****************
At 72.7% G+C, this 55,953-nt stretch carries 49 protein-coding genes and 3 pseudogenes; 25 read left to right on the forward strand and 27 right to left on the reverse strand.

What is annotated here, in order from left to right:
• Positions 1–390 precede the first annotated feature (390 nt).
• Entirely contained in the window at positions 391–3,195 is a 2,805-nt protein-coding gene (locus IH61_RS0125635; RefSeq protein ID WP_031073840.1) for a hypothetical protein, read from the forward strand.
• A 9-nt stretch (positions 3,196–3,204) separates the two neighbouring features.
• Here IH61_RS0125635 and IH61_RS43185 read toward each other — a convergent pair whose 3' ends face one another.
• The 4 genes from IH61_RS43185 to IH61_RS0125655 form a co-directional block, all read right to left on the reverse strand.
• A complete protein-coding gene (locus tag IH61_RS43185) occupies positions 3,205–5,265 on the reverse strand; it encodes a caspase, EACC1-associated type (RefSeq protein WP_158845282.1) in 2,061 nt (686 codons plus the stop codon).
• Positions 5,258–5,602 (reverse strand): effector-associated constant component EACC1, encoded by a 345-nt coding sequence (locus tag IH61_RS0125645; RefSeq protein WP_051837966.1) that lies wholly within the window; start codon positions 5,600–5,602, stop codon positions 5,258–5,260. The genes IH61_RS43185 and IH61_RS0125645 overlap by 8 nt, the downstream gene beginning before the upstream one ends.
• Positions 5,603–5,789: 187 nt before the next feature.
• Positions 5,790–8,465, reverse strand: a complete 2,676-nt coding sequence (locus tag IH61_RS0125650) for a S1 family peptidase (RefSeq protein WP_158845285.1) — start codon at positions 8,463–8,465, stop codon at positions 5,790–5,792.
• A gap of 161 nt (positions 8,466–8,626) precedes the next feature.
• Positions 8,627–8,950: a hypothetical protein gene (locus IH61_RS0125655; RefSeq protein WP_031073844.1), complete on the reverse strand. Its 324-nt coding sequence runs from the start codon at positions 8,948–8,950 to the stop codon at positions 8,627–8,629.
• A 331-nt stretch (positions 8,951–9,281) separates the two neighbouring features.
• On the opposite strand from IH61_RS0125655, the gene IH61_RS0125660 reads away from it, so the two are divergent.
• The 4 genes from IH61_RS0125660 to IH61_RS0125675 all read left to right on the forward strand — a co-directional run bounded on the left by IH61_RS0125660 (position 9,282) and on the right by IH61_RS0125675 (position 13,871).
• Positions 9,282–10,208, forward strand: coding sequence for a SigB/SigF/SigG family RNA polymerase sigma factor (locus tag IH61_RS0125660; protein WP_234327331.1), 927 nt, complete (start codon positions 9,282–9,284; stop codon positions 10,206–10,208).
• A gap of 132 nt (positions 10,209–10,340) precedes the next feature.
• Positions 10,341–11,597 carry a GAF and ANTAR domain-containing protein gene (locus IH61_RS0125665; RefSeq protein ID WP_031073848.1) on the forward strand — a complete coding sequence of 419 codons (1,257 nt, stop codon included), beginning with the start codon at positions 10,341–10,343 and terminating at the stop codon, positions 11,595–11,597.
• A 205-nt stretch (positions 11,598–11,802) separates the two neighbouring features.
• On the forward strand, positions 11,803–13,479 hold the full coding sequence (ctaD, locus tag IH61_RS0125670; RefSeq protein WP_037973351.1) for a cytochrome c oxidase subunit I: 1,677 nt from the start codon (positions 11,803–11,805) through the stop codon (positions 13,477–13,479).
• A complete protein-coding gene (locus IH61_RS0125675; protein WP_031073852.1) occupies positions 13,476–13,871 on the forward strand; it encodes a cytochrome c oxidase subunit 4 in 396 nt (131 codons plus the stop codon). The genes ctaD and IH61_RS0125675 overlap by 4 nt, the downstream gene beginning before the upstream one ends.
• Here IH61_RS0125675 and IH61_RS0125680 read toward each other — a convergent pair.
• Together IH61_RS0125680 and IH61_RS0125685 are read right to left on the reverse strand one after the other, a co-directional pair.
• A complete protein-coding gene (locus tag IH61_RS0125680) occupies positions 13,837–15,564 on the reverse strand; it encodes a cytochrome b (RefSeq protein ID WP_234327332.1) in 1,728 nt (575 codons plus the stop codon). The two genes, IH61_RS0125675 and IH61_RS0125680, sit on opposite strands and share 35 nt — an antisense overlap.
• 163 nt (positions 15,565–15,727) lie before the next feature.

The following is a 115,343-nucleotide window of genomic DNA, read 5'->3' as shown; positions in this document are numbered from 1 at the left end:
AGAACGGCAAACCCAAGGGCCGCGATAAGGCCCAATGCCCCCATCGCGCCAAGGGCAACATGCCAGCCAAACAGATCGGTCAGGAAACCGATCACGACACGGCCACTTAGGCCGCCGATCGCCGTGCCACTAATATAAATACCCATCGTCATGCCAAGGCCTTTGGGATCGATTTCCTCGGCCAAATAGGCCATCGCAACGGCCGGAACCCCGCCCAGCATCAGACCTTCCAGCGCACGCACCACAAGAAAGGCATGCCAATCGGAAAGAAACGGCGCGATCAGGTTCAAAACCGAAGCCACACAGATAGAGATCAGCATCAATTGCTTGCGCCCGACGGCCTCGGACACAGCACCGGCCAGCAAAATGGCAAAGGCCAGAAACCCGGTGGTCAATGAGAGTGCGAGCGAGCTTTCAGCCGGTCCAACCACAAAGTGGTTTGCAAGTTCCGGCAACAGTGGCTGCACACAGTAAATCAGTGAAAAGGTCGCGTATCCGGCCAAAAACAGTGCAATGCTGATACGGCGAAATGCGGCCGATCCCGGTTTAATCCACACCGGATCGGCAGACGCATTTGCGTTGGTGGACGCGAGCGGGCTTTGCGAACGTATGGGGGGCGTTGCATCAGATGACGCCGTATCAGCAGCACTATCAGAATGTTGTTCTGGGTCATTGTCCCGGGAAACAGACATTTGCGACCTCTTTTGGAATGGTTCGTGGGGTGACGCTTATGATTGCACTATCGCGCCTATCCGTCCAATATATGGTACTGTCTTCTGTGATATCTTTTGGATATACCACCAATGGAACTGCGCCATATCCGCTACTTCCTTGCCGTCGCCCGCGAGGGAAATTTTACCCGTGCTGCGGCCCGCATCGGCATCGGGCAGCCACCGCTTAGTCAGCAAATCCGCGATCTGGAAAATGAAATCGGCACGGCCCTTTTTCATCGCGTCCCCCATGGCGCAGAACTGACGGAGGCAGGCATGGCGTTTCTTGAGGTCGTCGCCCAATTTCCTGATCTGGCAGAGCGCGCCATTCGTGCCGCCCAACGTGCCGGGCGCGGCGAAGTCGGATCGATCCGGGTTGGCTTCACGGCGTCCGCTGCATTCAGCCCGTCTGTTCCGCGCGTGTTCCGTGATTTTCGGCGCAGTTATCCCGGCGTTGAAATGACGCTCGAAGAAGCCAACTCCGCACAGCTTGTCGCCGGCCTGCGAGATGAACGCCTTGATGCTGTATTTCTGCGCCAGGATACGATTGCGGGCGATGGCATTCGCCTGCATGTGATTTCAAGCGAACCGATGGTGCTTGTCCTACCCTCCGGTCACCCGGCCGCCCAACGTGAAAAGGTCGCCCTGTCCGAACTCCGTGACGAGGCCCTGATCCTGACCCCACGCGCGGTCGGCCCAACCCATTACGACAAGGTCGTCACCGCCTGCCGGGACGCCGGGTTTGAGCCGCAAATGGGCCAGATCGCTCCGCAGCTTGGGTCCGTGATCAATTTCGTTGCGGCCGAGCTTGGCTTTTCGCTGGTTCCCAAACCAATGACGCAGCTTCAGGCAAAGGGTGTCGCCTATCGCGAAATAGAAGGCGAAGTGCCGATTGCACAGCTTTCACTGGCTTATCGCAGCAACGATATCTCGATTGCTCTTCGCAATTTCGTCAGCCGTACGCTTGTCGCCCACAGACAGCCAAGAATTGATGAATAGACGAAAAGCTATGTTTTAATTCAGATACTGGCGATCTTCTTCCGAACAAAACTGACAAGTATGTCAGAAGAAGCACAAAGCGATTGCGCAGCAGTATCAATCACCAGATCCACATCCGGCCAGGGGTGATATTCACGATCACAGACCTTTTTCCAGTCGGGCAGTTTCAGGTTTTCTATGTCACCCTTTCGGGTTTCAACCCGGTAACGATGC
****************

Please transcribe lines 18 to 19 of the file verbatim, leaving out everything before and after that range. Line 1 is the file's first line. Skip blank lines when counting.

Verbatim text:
• A gap of 132 nt (positions 10,209–10,340) precedes the next feature.
• Positions 10,341–11,597 carry a GAF and ANTAR domain-containing protein gene (locus IH61_RS0125665; RefSeq protein ID WP_031073848.1) on the forward strand — a complete coding sequence of 419 codons (1,257 nt, stop codon included), beginning with the start codon at positions 10,341–10,343 and terminating at the stop codon, positions 11,595–11,597.